Balancing the Benefit and Toxicity of Cisplatin in Young Children with Cancer

Cisplatin is a life-saving drug, says Bruce Carleton, PharmD, FCP, FISPE. While the drug has life-saving benefits, it also causes some degree of hearing loss in about 60% of children who receive this therapy. In addition, about 40% of children who receive cisplatin will need hearing aids for the rest of their lives as a result of the treatment.

On this episode of “The Vitals,” Carleton, of the Department of Pediatrics, Division of Translational Therapeutics at the University of British Columbia, spoke to Oncology Nursing News® about balancing the beneficial effects of cisplatin with the potential to cause permanent hearing loss, in children with solid tumors. He discusses a study he recently co-authored whose findings indicate that this treatment puts children under 5 at an increased risk of hearing loss compared to children over 5, as well as comments on how genetics may someday play a role. in reducing the risk of hearing loss in this patient population.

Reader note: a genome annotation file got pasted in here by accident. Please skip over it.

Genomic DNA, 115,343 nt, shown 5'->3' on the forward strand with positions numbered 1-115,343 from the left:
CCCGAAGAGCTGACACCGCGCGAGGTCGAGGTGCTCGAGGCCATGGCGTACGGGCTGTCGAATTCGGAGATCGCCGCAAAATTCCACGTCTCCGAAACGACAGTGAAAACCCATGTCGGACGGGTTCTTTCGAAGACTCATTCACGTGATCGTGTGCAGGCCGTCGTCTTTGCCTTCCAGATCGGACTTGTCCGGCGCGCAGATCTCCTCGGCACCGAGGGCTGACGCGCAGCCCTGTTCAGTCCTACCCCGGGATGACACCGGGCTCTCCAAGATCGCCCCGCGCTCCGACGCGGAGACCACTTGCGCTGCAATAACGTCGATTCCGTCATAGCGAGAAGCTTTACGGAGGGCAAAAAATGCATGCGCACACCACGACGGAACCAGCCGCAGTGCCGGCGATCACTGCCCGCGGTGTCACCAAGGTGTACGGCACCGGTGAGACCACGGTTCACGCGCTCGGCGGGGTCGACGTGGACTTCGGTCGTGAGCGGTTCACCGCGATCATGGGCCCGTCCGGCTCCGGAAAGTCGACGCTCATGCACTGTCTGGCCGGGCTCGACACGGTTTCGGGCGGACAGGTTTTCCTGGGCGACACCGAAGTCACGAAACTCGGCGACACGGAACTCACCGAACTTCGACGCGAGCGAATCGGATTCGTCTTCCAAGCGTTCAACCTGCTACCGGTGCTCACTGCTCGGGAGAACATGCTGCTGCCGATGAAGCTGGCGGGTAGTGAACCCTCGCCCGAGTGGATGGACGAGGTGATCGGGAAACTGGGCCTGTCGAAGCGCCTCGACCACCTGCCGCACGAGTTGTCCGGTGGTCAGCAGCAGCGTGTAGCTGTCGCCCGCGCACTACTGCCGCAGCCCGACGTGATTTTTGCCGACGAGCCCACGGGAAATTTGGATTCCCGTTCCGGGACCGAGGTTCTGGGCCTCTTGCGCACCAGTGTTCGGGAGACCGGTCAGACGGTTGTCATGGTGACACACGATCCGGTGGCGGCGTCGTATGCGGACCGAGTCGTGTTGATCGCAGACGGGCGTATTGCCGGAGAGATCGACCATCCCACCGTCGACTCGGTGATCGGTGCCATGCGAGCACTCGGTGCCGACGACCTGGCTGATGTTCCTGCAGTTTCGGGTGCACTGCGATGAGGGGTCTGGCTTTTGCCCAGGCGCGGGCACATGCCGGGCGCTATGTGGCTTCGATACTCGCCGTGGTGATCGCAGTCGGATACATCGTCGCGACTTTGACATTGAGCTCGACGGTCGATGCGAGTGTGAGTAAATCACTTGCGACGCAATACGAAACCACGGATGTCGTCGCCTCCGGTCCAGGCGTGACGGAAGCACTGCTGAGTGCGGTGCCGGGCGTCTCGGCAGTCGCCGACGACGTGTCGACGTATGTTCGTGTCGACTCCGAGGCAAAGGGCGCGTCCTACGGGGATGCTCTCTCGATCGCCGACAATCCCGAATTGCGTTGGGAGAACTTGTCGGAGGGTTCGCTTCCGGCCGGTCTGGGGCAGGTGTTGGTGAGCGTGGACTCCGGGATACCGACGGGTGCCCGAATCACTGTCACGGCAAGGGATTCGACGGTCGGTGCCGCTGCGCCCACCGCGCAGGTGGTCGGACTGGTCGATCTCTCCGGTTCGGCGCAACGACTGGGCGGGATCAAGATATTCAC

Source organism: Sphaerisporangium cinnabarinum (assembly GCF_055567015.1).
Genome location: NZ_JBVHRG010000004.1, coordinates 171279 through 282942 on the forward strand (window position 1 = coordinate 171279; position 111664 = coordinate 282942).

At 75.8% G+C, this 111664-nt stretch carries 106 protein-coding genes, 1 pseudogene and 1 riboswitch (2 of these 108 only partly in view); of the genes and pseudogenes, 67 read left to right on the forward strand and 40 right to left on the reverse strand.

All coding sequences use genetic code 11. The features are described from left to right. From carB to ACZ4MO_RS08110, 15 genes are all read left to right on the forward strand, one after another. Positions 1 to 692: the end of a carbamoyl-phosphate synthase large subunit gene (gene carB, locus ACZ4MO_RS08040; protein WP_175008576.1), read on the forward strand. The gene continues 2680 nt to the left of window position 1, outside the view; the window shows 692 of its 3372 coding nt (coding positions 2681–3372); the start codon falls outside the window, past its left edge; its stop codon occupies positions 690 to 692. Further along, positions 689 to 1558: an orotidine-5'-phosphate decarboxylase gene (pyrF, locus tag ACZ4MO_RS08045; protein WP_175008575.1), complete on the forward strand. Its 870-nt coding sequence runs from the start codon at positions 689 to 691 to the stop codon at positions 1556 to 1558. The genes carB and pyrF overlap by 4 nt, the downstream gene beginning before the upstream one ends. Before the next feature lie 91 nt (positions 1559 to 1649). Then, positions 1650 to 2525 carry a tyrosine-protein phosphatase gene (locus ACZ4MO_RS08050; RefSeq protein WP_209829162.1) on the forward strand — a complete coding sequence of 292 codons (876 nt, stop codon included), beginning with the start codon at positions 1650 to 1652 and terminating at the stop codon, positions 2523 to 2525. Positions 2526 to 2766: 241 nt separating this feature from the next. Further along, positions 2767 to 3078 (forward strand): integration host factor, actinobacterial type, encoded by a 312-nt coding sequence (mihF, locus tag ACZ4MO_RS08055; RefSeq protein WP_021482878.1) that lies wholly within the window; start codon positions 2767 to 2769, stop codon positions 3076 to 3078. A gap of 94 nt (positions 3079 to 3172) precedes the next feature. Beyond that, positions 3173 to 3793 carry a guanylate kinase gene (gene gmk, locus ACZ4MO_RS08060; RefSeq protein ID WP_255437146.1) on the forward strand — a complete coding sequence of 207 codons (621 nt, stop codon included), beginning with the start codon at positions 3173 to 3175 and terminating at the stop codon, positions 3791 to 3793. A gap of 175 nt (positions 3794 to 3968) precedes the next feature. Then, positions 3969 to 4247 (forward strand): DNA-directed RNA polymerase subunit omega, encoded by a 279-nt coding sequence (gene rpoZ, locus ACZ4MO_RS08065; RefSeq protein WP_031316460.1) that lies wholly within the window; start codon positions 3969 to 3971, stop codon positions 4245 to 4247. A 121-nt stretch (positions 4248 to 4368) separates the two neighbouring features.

The study assessed 368 pediatric cancer patients by performing more than 2,000 audiological assessments before, during, and after cisplatin treatment. Three years after initiation of treatment, 75% of patients 5 years of age and younger and 48% of patients older than 5 years of age had hearing loss caused by cisplatin. According to Carleton, these findings demonstrate the need for routine audiological assessments for children receiving this treatment.

“At the end of each cycle we must [conduct] a hearing assessment, and we need to monitor the toxic course of this drug,” he says. “The legitimate concern of some clinicians is that if patients or parents know that their child is developing hearing loss, they are more likely to say, ‘Do we really have to give them cisplatin? ?'”

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